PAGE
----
Barnard is looking for visiting filmmakers who can offer a variety of film and media literacy courses that complement the Film Program’s existing offerings. Below are some examples of topics and themes that are particularly interesting to the committee as this time, though this is by no means an exhaustive list of what can or should be proposed:
- Intro to Animation
- Aspects of writing or producing for television
- Technically-focused production courses. i.e. Advanced/Creative Lighting Techniques, Editing for Narrative/Documentary, Sound Design, etc.
- The business of filmmaking (i.e. funding, pitching, etc.)
Barnard welcomes proposals from filmmakers based anywhere in the world; however, ARFF courses are delivered in-person on the Barnard College campus in Morningside Heights, New York City. As such, Fellows must arrange to be in New York City and available in person for the length of their course (whether it be two weeks or a full semester).
Housing is not provided for visiting filmmakers. However, there is a modest amount of funding available to cover transportation and housing for filmmakers who are not based in NYC.
Stipends begin at $5,000 and vary based on the course length.
Barnard will welcome up to 4 Artemis Rising Foundation Filmmaker Fellows each semester. We are looking for filmmakers who are interested in teaching semester-long courses as well as those interested in teaching 1-credit short courses that last two to four weeks.
The selection committee is composed of faculty and staff from Barnard College and Columbia University.
Past Artemis Rising Foundation Fellows
Sekiya Dorsett, a GLAAD award-winning filmmaker, received the inaugural ARFF Fellowship. Dorsett's body of work is notable for its intimate storytelling that shines a light on diversity and gender equity. Her first feature, The Revival: Women and the Word, screened at the 2017 Athena Film Festival.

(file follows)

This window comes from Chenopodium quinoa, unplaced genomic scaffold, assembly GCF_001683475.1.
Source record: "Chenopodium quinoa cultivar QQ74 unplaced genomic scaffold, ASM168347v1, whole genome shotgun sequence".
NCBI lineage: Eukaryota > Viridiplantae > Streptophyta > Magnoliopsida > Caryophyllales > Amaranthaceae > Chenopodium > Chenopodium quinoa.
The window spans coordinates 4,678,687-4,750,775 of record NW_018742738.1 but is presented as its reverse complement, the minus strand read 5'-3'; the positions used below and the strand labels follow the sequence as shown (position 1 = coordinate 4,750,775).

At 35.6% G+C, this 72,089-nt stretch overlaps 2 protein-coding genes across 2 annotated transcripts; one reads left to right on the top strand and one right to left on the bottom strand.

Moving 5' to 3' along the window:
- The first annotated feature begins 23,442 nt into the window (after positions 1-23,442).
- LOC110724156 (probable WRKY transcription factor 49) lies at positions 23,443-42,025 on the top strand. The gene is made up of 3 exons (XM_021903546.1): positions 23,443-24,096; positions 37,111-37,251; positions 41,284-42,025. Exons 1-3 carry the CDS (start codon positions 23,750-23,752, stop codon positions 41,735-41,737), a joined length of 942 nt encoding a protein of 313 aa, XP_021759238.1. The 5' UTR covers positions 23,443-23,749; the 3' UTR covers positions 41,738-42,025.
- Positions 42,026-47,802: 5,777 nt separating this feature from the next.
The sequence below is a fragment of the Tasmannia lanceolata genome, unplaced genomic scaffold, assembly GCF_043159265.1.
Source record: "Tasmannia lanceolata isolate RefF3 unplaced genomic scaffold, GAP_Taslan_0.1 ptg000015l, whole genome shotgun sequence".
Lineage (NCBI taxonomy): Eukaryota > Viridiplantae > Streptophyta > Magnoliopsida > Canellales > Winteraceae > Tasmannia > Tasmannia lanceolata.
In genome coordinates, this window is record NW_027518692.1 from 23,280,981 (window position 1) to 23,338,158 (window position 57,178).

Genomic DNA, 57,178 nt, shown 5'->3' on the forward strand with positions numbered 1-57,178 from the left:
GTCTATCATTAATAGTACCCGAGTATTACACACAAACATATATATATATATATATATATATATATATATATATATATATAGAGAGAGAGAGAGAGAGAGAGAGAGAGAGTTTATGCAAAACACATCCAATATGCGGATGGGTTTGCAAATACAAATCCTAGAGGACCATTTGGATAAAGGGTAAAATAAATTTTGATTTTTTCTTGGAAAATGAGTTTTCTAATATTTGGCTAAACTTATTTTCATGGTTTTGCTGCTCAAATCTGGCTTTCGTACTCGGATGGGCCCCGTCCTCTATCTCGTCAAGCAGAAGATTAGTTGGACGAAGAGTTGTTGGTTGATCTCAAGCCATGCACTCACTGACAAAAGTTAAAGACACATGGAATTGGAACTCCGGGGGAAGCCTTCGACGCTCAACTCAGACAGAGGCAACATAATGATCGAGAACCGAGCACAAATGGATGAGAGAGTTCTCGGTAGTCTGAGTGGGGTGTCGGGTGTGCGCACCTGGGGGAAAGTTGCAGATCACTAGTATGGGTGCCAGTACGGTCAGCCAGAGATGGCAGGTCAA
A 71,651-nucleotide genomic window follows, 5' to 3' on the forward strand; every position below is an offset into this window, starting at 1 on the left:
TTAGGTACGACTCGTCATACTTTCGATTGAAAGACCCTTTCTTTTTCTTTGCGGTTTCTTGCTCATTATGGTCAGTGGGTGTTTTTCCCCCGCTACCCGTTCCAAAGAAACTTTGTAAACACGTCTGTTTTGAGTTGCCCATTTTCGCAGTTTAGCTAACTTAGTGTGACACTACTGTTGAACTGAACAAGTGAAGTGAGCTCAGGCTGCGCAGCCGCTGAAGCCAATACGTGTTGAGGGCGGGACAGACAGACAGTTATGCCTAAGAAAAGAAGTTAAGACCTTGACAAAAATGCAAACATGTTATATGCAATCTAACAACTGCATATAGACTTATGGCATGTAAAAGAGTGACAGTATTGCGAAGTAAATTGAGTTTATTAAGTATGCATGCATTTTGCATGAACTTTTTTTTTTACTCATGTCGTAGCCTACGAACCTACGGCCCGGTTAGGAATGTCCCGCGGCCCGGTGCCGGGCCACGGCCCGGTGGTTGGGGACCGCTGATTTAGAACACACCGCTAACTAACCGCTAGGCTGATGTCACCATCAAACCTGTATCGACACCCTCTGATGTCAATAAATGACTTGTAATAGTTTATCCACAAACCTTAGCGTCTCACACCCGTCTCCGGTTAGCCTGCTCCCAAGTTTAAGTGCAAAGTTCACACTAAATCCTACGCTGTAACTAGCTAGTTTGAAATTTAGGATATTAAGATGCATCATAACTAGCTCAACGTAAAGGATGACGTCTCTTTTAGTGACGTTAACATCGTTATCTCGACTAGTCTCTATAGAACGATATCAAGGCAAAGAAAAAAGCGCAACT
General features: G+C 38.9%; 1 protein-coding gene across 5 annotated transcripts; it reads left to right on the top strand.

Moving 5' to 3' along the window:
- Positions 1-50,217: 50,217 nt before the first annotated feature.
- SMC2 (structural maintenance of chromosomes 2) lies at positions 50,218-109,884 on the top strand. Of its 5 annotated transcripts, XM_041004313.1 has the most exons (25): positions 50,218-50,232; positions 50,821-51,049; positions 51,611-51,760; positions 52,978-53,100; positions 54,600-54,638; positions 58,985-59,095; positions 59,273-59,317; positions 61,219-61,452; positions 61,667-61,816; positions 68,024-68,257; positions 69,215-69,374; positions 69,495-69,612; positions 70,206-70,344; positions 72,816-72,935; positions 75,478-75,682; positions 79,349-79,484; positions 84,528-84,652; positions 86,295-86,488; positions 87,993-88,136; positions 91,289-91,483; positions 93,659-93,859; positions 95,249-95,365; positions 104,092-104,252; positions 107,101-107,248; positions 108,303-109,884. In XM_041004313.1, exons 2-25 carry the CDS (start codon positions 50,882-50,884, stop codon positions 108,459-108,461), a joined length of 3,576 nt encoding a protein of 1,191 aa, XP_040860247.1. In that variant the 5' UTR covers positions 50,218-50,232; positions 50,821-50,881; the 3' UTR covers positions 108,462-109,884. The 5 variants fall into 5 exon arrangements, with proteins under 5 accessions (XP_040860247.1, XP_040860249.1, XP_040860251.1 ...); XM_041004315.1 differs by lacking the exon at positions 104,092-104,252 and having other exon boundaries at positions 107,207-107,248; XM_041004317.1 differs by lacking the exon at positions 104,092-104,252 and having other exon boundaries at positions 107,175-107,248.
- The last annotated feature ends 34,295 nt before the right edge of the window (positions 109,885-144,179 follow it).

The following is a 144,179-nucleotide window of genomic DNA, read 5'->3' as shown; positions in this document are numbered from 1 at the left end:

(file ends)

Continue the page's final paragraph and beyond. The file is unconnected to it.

Her course at Barnard was titled "Social Justice Documentary Filmmaking" and supported a dozen students working on short, social justice, documentary films. Several of these films screened as part of a Student Showcase at the 2023 Athena Film Festival.
Abbesi Akhamie joined Barnard in the spring of 2023 to teach a mini-course on the business of filmmaking.
Born in Heidelberg, Germany, Abbesi Akhamie is a Nigerian-American writer-director and producer working between Lagos and Washington D.C. Her work focuses on African and diaspora experiences as well as the politics of culture and identity. Her debut short film, Still Water Runs Deep (2017) premiered at the Toronto International Film Festival and her latest short film, The Couple Next Door (2020), premiered at Aspen ShortsFest and won the Audience Choice Award at the Reel Sisters of the Diaspora Film Festival. Currently, she is developing her debut feature film, In My Father’s House, which has graciously been supported by SFFILM Rainin, Athena Film Festival Writer's Lab, TIFF Writer's Studio and Filmmaker Lab, and the Attagirl Residency program. Abbesi was also selected to participate in the Black Rock Artist residency founded in Dakar, Senegal, by renowned American artist and Obama presidential portraitist, Kehinde Wiley. In her free time, she enjoys mentoring emerging filmmakers and supporting BIPOC and women creatives.
Cynthia Lowen joined Barnard in the spring of 2023 to teach a mini-course on writing for non-fiction filmmaking. In this course, students honed their writing skills for a non-fiction project for which they had already begun production, and created decks, delivered pitches, drafted sample grants, and considered whether to incorporate elements like voiceover, narration, text cards, or other writing into their final film.